We can’t ignore Jefferson’s weakness relating to who gets defined as fully human, if we want to avoid falling into similar traps in our own thinking.
Roger Olson’s reasoning on the subject is as follows:
If we were to discount the value of every theologian whose life was in some way scandalous our library shelves would be much less burdened down. And perhaps our theological thinking poorer. And I didn’t even mention all the German theologians and biblical scholars who supported National Socialism!
Having said all that, I have to add this. If those German theologians allowed their pro-Nazi sympathies to infect their writings we would all, I suspect, decline to use them in our courses. So, to the extent that a theologian allowed his infidelities, racial prejudices, wrong political views, to affect his scholarship, I believe we must inevitably either 1) discard his scholarship, or 2) use it but highlight those areas where the scandalous parts of his life affected it.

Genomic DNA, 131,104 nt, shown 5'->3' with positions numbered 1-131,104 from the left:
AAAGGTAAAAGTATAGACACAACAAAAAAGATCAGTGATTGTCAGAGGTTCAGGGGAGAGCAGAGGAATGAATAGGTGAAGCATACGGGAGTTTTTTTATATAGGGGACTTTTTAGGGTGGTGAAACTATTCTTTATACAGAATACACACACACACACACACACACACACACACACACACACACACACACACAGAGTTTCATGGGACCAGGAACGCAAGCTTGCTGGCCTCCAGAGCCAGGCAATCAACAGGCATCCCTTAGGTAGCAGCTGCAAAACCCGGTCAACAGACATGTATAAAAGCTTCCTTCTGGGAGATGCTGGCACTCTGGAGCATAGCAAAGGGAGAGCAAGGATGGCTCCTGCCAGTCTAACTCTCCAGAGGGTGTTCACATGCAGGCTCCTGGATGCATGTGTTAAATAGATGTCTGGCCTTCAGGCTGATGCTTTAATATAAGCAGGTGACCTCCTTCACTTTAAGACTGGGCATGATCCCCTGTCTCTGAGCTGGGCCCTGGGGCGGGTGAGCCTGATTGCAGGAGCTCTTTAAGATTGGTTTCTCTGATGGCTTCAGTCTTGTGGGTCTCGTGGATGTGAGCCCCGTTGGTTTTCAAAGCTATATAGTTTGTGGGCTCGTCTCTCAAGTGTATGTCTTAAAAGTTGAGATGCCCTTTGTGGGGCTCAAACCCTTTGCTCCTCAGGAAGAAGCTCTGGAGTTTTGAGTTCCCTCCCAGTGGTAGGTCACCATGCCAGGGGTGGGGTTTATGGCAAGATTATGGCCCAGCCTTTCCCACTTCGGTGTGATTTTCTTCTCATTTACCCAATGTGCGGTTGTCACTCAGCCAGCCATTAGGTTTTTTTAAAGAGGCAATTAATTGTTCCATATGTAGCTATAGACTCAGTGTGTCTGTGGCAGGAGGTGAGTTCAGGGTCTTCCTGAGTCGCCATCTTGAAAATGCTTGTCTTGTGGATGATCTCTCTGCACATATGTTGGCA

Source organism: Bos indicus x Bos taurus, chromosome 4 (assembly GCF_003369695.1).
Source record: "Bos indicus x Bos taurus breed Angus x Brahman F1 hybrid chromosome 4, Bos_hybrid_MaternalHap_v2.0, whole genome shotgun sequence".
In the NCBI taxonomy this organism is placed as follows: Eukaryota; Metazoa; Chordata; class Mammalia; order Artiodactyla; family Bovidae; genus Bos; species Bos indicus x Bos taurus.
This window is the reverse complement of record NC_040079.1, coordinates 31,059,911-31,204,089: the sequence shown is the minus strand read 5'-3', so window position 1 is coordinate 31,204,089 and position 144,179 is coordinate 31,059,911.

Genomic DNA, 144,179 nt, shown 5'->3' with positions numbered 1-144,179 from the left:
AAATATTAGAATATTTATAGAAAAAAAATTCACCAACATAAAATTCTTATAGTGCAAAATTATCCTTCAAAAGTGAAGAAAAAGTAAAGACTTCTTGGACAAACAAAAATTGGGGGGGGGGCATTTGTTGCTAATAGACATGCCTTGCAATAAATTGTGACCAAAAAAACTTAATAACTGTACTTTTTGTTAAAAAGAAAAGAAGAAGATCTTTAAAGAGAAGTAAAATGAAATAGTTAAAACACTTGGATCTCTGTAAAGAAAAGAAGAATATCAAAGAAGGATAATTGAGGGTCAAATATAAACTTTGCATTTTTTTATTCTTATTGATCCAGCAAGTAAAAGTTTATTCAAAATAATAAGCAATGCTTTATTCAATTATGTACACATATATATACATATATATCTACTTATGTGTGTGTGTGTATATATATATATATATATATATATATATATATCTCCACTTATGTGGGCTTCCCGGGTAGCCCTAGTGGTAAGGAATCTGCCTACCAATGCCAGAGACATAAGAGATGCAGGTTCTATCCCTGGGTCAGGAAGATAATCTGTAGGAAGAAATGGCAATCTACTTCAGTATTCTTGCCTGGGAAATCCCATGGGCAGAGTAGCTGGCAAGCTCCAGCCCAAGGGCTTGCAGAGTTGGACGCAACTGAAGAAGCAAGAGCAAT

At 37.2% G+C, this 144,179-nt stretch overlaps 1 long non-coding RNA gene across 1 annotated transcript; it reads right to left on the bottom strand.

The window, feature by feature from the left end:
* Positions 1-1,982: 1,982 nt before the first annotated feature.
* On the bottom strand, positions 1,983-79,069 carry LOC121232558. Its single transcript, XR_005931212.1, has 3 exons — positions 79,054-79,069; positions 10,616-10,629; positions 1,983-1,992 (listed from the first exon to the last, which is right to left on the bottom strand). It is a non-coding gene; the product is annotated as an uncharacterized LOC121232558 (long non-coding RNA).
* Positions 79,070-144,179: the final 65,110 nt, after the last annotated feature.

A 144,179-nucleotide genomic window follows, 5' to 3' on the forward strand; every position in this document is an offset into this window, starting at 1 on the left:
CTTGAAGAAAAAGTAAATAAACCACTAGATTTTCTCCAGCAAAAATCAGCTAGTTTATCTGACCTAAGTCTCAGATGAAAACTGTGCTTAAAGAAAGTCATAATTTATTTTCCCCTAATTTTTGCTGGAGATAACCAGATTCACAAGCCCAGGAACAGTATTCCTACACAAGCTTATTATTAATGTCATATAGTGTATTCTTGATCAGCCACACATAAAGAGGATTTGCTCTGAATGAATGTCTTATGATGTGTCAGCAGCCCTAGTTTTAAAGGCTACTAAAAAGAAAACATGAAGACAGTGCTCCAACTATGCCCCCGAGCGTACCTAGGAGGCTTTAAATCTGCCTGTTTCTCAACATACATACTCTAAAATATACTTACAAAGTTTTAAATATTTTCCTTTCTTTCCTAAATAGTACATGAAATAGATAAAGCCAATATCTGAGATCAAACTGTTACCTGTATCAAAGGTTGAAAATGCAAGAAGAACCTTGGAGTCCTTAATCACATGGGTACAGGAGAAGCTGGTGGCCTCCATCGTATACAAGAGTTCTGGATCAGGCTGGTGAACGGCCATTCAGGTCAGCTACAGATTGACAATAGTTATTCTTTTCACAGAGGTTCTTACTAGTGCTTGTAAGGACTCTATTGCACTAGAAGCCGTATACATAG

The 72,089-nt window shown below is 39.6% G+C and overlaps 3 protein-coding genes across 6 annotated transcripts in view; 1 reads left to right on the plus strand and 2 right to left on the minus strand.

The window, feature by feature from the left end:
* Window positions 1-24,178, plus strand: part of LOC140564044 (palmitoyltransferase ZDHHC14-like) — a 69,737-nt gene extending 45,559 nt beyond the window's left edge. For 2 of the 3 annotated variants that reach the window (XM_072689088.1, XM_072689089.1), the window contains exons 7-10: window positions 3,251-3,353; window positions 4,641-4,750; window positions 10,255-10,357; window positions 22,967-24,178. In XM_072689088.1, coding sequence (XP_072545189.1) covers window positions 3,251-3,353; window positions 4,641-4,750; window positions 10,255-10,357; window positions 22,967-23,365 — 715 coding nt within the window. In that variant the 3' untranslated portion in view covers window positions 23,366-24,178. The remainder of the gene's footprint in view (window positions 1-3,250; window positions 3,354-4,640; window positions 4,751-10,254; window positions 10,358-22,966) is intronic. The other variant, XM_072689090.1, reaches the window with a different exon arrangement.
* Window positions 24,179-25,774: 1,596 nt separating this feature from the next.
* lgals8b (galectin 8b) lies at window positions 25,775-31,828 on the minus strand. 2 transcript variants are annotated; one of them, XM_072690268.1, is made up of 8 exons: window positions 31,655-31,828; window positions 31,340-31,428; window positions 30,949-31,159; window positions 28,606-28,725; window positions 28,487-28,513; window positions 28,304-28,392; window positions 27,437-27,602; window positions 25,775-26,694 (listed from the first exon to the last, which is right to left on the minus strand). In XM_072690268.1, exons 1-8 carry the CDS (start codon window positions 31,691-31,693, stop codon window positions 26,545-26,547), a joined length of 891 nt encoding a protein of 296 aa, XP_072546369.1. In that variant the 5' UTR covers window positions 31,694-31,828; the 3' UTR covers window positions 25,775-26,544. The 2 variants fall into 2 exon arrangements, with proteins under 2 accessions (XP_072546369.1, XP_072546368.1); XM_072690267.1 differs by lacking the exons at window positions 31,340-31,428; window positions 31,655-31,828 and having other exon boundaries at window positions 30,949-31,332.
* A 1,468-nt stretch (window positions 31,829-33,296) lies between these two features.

However, to the extent that the theologian’s scandalous actions did not affect his theology (or biblical scholarship) I see no reason to make much of them. They should probably be mentioned in a biography but there’s no need to reject his whole theology because of them.
Olson’s writing here, I think, reveals his tendency to think in just the sort of binaries I have been trying to avoid– that either a theologian’s theology has been affected by his personal life, or it hasn’t; and that it’s possible for it not to have been. And where it has been so affected, if it’s not too pervasive it’s possible to cut away those places like a bit of mold on a piece of cheese, leaving the rest good and usable. However, if the taint of the theologian’s personal life is too pervasive, the entire theology must be discarded.
But I’m afraid we humans really don’t work that way. We are all a mixture of bad and good acting and thinking. Our thinking does affect the way we act, and the way we act does affect our thinking– and this is particularly true of the kind of people whose words, spoken or written, are wise enough to have been remembered down through the years. Wise people don’t usually leave their actions unjustified by their thinking, because they are thinkers and they can’t function that way.